QinetiQ enables largest Synthetic Training exercise at RAF Waddington

Between 22 May and 2 June 2017, the multinational Exercise RED KITE was run utilising QinetiQ’s Distributed Synthetic Air Land Training (DSALT) System from the Air Battlespace Training Centre (ABTC) at RAF Waddington.

This exercise is run annually and integrates geographically-remote participants into the RAF’s air-centric Exercise VIRTUAL FURY, which is designed to train Typhoon pilots in a complex, contested battlespace. Wing Commander Martin “Ruth” Rendell, Officer Commanding ABTC has highlighted the importance of Exercise RED KITE:

“RED KITE 17 has been an immersive and valuable multi-national, joint, collective training experience for multi-national participants. This year’s Exercise RED KITE, believed to be the broadest UK military synthetic collective training exercise, has been a great success. The event has linked the ABTC, Royal Navy air and ship simulators, USAF aircraft simulators and the Canadian Air Warfare Centre’s synthetic network. Although the technical and exercise development preparations have been extensive, this complexity has been transparent to the training audience. Participating teams’ collaboration and decision making skills have shown noticeable improvement day-to-day. RED KITE is a safe and cost-effective team and collective training event. Despite being smaller than some US-led events, several US synthetic experts have commented on its highly-focused and effective delivery.”

Peter Blake, QinetiQ’s Technical Lead for Exercise RED KITE, led the technical planning, coordination and integration for this exercise. Pete has over 5 years in the simulation and training domain at QinetiQ and has previously worked on, and led, a number of distributed exercises; however, this has been his biggest challenge to date:
“Leading an exercise with individuals from multiple countries over varying time zones is certainly challenging. Combine this with a very small Integration & Test window with all sites made for an interesting puzzle to solve. Fortunately I had an excellent team of individuals around me in support.”

This year’s Exercise RED KITE has grown to include a greatly expanded participant list, with trainees being located across the globe. In the UK, the trainees and augmentees include E-3D, Typhoon, RC-135W Rivet Joint and Sentinel (all based at the ABTC), RN Type-45 destroyer from the RN Maritime Composite Training System based at HMS Collingwood, and Sea King Air Surveillance and Control System based at RNAS Culdrose. Participants globally include MQ-9, F-16 and EA-18 at the USAFE Warrior Preparation Centre in Germany, AC-130, MC-130 and C-17 at various USAF bases throughout the US, and CF-18 from Canadian Forces Base in Canada. Although DSALT has connected to the maritime components and the US AFBs previously, this is the first time they have all been brought together for a single training exercise run from the ABTC. Moreover, this is the first year in which the Royal Canadian Air Force (RCAF) has participated in Exercise RED KITE.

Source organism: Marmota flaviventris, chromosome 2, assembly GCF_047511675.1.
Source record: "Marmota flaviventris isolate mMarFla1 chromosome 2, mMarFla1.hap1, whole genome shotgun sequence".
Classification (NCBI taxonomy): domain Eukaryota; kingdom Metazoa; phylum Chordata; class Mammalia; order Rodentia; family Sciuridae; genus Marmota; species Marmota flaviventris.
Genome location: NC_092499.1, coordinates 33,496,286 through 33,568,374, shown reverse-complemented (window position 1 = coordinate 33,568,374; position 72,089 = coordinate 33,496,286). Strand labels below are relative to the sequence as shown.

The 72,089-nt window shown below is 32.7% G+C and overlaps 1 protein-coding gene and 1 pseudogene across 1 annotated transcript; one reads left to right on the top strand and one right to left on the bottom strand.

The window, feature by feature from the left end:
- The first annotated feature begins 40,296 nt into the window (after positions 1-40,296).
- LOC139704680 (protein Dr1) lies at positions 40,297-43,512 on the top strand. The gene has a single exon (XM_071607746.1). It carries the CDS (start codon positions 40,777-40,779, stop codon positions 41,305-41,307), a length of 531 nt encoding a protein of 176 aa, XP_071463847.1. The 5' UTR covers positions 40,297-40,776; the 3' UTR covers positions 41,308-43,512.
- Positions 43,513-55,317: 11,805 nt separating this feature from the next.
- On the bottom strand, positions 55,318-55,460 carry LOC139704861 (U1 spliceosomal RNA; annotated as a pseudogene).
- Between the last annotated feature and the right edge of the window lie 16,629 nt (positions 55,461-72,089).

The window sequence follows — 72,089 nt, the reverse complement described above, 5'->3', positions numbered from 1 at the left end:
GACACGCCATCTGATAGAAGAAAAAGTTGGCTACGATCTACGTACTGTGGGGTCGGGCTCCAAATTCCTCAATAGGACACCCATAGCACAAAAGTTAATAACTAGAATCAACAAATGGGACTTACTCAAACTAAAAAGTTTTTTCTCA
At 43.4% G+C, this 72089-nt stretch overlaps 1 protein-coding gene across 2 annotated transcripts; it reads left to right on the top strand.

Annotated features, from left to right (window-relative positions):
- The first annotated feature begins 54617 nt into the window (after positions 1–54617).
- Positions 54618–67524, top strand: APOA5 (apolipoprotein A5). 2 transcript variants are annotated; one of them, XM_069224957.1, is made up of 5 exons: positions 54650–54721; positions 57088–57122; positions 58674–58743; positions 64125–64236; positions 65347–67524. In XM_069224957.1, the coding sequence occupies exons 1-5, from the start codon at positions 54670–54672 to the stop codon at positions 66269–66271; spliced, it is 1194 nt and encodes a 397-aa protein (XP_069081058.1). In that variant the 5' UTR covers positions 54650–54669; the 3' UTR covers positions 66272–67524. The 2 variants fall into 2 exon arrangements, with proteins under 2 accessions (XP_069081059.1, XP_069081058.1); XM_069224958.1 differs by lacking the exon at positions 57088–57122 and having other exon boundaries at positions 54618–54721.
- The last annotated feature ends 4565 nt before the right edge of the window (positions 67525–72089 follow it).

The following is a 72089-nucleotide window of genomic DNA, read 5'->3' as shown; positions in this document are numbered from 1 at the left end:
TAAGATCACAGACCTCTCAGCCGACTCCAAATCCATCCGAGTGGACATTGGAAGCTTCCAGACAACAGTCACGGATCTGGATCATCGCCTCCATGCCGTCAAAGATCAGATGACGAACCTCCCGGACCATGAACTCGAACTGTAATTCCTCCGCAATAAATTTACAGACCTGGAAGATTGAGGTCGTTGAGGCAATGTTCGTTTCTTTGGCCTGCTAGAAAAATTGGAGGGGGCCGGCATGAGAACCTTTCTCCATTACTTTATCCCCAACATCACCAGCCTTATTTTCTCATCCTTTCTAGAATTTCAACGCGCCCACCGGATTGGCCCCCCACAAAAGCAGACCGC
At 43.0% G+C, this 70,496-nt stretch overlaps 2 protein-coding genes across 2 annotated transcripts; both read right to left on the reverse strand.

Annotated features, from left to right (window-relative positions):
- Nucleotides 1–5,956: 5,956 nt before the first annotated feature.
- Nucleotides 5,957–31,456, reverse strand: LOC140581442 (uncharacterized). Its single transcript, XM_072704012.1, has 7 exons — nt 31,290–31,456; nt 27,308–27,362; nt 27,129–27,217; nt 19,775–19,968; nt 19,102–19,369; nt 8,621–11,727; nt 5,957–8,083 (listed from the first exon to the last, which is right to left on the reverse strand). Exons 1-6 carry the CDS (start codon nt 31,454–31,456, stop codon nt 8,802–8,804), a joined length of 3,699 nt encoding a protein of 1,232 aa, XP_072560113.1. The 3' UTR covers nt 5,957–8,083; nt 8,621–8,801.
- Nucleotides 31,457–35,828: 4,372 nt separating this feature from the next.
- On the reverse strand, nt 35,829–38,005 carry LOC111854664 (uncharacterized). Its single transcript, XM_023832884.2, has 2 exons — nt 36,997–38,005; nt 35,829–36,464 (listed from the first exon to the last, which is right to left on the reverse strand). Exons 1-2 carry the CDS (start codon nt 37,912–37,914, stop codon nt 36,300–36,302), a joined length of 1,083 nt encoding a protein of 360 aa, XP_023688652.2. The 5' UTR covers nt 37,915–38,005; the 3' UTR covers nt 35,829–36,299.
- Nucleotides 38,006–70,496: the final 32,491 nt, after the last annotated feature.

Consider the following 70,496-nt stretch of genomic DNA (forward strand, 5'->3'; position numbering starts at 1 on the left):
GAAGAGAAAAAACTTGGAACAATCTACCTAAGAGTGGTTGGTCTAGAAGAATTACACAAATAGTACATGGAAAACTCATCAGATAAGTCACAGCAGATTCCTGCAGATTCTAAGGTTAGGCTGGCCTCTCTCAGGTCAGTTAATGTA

Infographic with Red Kite exercise stats and facts

 

In addition to the training ‘firsts’ that were achieved as part of this Exercise there were a number of technical ‘firsts’ which took place to enable the exercise.

  • First time the RCAF CF-18s have connected directly to the UK for synthetic training;
  • First time the RCAF CF-18s have participated in an ABTC-led exercise;
  • First time the International participants have utilised a visual database released from the interim Defence Simulation Centre for Exercise RED KITE;
  • First time the DSALT system has hosted a Collaborative Working Environment for all participants;
  • First concurrent distributed AAR debrief (UK Typhoon & Canadian CF-18s simultaneously with all other participants).

The 2017 Exercise RED KITE has been hailed as a resounding success by all parties involved. This was echoed in the feedback from the Exercise Director - Inzpire’s Andy Fisher - who stated:

“The limited connection time created a difficult integration plan that can, at best, be described as challenging and at worst, be described as barely achievable. That said, the team smashed it; we didn’t lose a single execute for the entire 2 weeks. The chaps managed to solve virtually all technical challenges that materialised in an expeditious manner which meant that as the Exercise progressed the set up became increasingly more robust. Once again, the Whole Force has risen to the challenge and delivered a successful exercise under some of the most challenging timescales.”